When do you cross the line from being the ‘hero’ to becoming the monster? Growing up as an abused child, Durham killed his abuser at the age of ten. He now considers himself to be an avenger of stolen innocence. With the help of Penny Brooks and the unsuspecting aid of the local sheriff, he returns to Shiningbal and confronts those who destroyed the lives of young children. In doing so he exposes a secret and sets off a chain of events that causes more chaos than he ever thought possible.
Denied. How would you handle a situation where a post you had written was rejected?
Would you have a hissy fit and act like a spoiled brat? Would you over-analyze the denial, searching for some malevolent, secret motivation as the cause?
Last week the post I wrote for Indies Unlimited was declined. That is why “Spunky’s Present to You” was rerun. I wasn’t shirking my responsibilities as a contributing author, although coming up with tantalizing topics for you week after week is challenging. I had started writing one post and suddenly gotten a brilliant idea. My epiphany was a religious satire. Rather than stifle the flow of words pouring out of my brain I wrote it, knowing as it took shape that it was a risky piece. I realized when I finished editing it that it would probably not run, but I presented it anyway. The evil mastermind declined. Continue reading “Risky Business”
What do writers do? We write; we sculpt and mold words into breathtaking displays of art that will, hopefully, endear themselves to hundreds of thousands, if not millions, of people around the world.
How do writers do this? We touch fingertips to keypads, or mar clean, white paper with ink or graphite sticks; we lay down lines of scratchy, spidery letters or pound out digitally-formed words until letters transmogrify into ruthless villains, romantic love interests, or thrilling action sequences.
What keeps a writer from doing all this? Our Big. Fat. Mouths.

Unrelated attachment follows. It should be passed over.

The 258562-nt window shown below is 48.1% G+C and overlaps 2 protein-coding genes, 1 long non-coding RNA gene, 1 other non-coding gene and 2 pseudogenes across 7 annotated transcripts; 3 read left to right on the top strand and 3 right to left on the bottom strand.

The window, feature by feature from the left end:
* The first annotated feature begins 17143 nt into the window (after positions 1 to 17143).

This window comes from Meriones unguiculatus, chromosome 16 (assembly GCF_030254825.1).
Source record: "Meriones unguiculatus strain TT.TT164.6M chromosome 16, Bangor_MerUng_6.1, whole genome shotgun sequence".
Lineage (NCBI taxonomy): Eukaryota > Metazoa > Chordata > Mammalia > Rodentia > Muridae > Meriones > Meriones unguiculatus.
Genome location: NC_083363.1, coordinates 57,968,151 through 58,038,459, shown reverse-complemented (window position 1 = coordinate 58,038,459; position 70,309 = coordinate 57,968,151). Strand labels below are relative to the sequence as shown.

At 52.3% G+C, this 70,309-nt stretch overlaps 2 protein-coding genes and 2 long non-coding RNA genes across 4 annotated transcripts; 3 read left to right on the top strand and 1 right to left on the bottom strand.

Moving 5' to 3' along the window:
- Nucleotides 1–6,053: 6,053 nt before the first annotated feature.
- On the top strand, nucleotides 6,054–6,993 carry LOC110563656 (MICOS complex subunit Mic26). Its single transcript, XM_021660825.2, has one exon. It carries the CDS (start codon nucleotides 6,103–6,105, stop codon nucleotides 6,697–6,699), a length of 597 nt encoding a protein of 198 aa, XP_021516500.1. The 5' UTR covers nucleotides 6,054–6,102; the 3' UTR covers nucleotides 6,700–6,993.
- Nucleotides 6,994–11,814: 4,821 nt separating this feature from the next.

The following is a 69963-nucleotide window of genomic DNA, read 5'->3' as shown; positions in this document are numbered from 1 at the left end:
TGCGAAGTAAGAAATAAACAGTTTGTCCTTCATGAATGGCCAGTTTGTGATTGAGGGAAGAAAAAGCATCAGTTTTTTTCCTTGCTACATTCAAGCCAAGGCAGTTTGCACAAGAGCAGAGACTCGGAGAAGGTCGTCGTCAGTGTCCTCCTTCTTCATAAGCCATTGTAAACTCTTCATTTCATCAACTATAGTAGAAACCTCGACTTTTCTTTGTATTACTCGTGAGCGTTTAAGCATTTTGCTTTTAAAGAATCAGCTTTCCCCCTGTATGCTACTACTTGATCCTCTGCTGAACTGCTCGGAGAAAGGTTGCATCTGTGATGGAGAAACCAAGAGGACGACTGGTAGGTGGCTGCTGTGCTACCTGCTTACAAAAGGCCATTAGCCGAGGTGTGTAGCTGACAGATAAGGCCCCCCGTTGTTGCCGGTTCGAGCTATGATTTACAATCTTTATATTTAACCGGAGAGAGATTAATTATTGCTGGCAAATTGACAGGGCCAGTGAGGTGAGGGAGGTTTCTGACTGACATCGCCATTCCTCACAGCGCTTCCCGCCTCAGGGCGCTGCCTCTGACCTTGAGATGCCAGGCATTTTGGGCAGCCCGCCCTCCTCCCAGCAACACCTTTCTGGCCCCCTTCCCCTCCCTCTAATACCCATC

I’ve been in the writing game a lot of years. I picked up a pencil to write before I understood rules of grammar, punctuation, and spelling properly. Those things are important to publishing but not to writing. What is important are the stories. Continue reading “Big. Fat. Mouths. by B.C. Brown”
Indies Unlimited contributing author Carol Wyer just spent two weeks in France to organize venues and interviews for the big release of her upcoming novel, Surfing in Stilettos.
When she arrived back home in the UK, she was greeted with the news that her novel, Mini Skirts and Laughter Lines, had won a silver medal in the 2012 Indie Book Awards. Carol’s book took honors in the humor category. See a complete list of winners and finalists HERE.
From the Next Generation Indie Book Awards Website: “The Next Generation Indie Book Awards was established to recognize and honor the most exceptional independently published books in 60 different categories, for the year, and is presented by Independent Book Publishing Professionals Group (www.IBPPG.com) in cooperation with Marilyn Allen of Allen O’Shea Literary Agency.”
Carol says, “I couldn’t collect it from New York in person so the organisers sent it via the postal service along with some shiny stickers for my novel (The book now has more stickers than it can display. At this rate you won’t be able to read either the title or the author’s name.)”
The award-winning Mini Skirts and Laughter Lines is available from Amazon US and Amazon UK.
Please join Indies Unlimited in congratulating Carol for this exciting accomplishment!